Dayo Odeyingbo

Dayo Odeyingbo speaks to reporters Friday during a video conference call ahead of the Indianapolis Colts’ rookie mini-camp.

Change is nothing new for Dayo Odeyingbo on the football field.

The Indianapolis Colts’ second-round draft pick played outside linebacker — and wide receiver — for his first three years of high school. And when arrived at Vanderbilt, he moved all over the defensive line.

But this offseason brought a new challenge for the 6-foot-6, 276-pound edge rusher — not playing anywhere at all.

As the Colts began a three-day rookie mini-camp Friday at the Indiana Farm Bureau Football Center, Odeyingbo was reduced to a spectator. As has been widely reported, he tore his Achilles’ tendon in late January while preparing for the Senior Bowl and is about three months into rehab.

There have been suggestions this could serve as something of a redshirt season as the 21-year-old returns to full strength. While he didn’t completely rule out that notion, Odeyingbo made it clear during a video conference with local media that’s not his primary objective.

“The goal is to be back playing this year, so that’s what I’m working towards,” he said. “And that’ll play out how it plays out.”

This is the most serious injury Odeyingbo has dealt with in his career. He suffered a broken hand in college but was able to play through the rehab.

Part of his acclimation period now will be handling the frustration of watching his teammates compete while he awaits medical clearance. He’s talked with former Vanderbilt teammates about what to expect, and they’ve helped him remain focused and motivated.

The process will shift to Indianapolis as soon as NFL rules allow, and Odeyingbo is well aware the challenge requires a delicate balance.

“Obviously, everybody wants to get back as fast as possible,” he said. “But, obviously, you have to deal with these injuries the right way. You don’t want to push anything too hard and kind of like make it worse or mess up your future or set you back. So, obviously, I’m working hard to get back as fast as possible, but I’m definitely being careful with the whole situation.”

Odeyingbo suspected immediately the injury might be severe. He knew it could affect his draft status, but he was confident from conversations with teams and his agent he would land somewhere on the draft’s second day.

The Colts were something of a surprise destination because they hadn’t been particularly active in speaking with him throughout the process, but he’s happy to land on a defense he feels will be a good fit for his relentless motor.

The wait to get on the field will be just another hurdle to clear along the way.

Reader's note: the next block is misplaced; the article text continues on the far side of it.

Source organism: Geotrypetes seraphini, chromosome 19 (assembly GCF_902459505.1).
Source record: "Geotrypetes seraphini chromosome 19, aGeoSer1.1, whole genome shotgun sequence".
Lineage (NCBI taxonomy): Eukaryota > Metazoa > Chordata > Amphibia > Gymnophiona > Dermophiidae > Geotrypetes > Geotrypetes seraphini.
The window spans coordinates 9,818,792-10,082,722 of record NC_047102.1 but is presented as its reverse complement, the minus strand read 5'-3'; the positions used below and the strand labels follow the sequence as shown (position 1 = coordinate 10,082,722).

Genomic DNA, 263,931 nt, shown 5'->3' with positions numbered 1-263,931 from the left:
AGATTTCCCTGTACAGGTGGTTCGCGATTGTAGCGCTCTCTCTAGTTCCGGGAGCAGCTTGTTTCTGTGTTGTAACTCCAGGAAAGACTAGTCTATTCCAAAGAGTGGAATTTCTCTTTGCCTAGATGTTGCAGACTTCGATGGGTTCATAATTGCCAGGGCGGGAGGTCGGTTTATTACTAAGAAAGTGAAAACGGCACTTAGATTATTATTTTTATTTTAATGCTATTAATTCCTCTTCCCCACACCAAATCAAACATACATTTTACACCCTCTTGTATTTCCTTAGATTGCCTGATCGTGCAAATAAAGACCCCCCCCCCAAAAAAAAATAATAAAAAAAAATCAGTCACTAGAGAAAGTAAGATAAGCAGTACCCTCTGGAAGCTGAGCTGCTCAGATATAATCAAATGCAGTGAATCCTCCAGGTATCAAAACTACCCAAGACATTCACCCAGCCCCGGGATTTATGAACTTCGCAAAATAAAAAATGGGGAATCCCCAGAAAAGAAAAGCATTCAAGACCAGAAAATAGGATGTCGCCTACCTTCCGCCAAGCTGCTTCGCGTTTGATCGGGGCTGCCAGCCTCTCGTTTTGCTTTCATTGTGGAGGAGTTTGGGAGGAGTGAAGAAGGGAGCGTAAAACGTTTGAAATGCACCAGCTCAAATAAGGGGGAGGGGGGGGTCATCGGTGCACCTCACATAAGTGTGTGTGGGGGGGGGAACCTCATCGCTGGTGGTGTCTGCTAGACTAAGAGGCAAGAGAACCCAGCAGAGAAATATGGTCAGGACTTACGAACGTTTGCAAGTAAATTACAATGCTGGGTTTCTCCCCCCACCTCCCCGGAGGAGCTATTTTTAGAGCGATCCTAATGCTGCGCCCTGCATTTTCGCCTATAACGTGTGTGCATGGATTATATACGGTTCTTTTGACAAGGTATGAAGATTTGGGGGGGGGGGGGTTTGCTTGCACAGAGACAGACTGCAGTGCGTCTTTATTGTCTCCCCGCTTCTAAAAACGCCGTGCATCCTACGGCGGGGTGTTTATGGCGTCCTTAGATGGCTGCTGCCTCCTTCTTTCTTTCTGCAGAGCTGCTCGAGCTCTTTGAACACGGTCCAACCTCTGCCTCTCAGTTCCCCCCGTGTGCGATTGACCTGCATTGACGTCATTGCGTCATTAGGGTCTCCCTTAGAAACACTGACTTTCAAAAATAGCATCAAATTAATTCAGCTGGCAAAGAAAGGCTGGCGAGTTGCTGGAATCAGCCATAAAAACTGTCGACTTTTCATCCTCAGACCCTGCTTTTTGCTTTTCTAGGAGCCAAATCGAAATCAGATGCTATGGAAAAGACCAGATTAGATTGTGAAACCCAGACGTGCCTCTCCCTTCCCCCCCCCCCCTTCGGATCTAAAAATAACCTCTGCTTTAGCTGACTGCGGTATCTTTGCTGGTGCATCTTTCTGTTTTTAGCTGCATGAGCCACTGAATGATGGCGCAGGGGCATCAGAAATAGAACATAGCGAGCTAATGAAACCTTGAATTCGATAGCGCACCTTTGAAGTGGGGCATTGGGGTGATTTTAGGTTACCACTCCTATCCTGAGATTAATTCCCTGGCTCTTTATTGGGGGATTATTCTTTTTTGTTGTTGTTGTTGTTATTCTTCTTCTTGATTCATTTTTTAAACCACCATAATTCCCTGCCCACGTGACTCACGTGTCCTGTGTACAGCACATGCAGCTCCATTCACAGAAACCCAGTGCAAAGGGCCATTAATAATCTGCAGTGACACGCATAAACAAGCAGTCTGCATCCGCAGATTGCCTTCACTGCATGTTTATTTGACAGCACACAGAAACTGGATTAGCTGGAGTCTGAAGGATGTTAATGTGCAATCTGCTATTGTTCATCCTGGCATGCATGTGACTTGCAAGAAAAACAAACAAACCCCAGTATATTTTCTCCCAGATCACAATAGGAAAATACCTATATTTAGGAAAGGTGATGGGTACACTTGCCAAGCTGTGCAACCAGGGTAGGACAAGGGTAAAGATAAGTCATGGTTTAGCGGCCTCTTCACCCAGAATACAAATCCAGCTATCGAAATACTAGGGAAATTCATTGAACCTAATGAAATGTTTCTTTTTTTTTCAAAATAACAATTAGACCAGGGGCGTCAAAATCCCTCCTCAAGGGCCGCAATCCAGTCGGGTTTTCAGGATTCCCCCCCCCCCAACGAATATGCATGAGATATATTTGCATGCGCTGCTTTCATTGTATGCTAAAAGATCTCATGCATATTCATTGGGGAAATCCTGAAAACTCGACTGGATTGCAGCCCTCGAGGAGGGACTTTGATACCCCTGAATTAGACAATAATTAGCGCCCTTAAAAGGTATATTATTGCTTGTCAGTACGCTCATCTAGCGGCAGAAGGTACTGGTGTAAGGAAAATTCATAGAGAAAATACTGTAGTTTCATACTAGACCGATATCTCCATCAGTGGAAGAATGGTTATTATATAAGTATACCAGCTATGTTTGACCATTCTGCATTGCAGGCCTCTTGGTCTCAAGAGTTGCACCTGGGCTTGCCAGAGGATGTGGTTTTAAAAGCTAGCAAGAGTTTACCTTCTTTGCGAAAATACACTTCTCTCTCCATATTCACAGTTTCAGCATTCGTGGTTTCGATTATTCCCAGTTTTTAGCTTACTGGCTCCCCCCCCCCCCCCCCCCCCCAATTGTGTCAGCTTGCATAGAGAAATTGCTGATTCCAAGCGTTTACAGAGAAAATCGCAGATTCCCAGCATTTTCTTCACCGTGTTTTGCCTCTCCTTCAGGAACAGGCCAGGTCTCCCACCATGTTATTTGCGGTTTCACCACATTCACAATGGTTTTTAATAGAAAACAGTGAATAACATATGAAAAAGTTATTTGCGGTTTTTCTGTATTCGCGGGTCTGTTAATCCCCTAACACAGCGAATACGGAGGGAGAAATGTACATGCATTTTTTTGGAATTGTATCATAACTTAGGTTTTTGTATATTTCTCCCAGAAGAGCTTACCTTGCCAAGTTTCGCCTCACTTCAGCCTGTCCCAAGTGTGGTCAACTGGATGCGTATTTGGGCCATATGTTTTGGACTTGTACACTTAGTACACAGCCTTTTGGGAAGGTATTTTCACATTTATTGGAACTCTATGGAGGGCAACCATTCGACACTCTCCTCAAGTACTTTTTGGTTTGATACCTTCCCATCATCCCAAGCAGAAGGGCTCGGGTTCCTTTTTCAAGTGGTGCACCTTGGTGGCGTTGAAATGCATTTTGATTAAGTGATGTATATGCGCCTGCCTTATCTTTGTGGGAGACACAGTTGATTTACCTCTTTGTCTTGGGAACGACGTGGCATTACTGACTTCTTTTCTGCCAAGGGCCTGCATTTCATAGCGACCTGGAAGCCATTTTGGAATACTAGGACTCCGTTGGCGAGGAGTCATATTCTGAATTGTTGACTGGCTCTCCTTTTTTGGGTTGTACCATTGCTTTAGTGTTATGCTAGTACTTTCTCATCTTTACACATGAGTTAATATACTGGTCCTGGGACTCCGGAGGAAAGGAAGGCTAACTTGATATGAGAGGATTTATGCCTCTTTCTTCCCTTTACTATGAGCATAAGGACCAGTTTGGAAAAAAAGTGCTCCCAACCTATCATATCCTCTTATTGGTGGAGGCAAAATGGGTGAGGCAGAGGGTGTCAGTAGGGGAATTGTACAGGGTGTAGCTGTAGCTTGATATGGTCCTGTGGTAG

“Whenever I’m back on the field, that’s when I’m gonna be able to help this team and contribute,” Odeyingbo said. “And I’m excited to get there.”


Seventh-round pick Will Fries proved to be a quick study at Penn State, making at least one start at every offensive line position except center.

That versatility helped draw Indianapolis’ attention during the draft process, and it’s likely to foreshadow the early part of his pro career. A utility role similar to the one played for years by Joe Haeg could be Fries’ best fit.

As competition for a roster spot begins alongside one of the league’s better offensive lines, Fries is a willing and eager student.

“There are a ton of veteran guys in the room that have played a ton of football, and any time you can be around guys that have played that many snaps at the highest level, you’re going to learn something,” he said. “I look forward to getting to learn from those guys, picking up some tricks of the trade from anyone. Just looking forward to coming in, competing and just learning from those guys.”


Undrafted running back Deon Jackson estimates his agent heard from 25 or more teams last weekend who wanted to add him to the roster.

The fact the former Duke rusher chose the Colts was something of a surprise given the team’s loaded running back room. Jonathan Taylor returns after a 1,000-yard rookie season. Marlon Mack is back in the fold after recovering from an Achilles’ tendon injury. Nyheim Hines remains a versatile option in the rushing and passing games, and Jordan Wilkins is a valuable reserve.

It won’t be an easy group to crack, but Jackson remains excited about the fit.

“Just going through the meeting process and having Zoom meetings and everything like that in the predraft process, I felt like that I developed a good relationship with the coaches,” Jackson said. “I watch Indy a lot. I mean, I like their offense. I like how they used their running backs. I like their running scheme. I know that they have a great O-line. I just felt like it was definitely an organization I wanted to be a part of.”

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THB sports editor George Bremer has covered the Indianapolis Colts since 2010. He occasionally sports a beard that can rival Andrew Luck's, but he lacks arm strength and durability.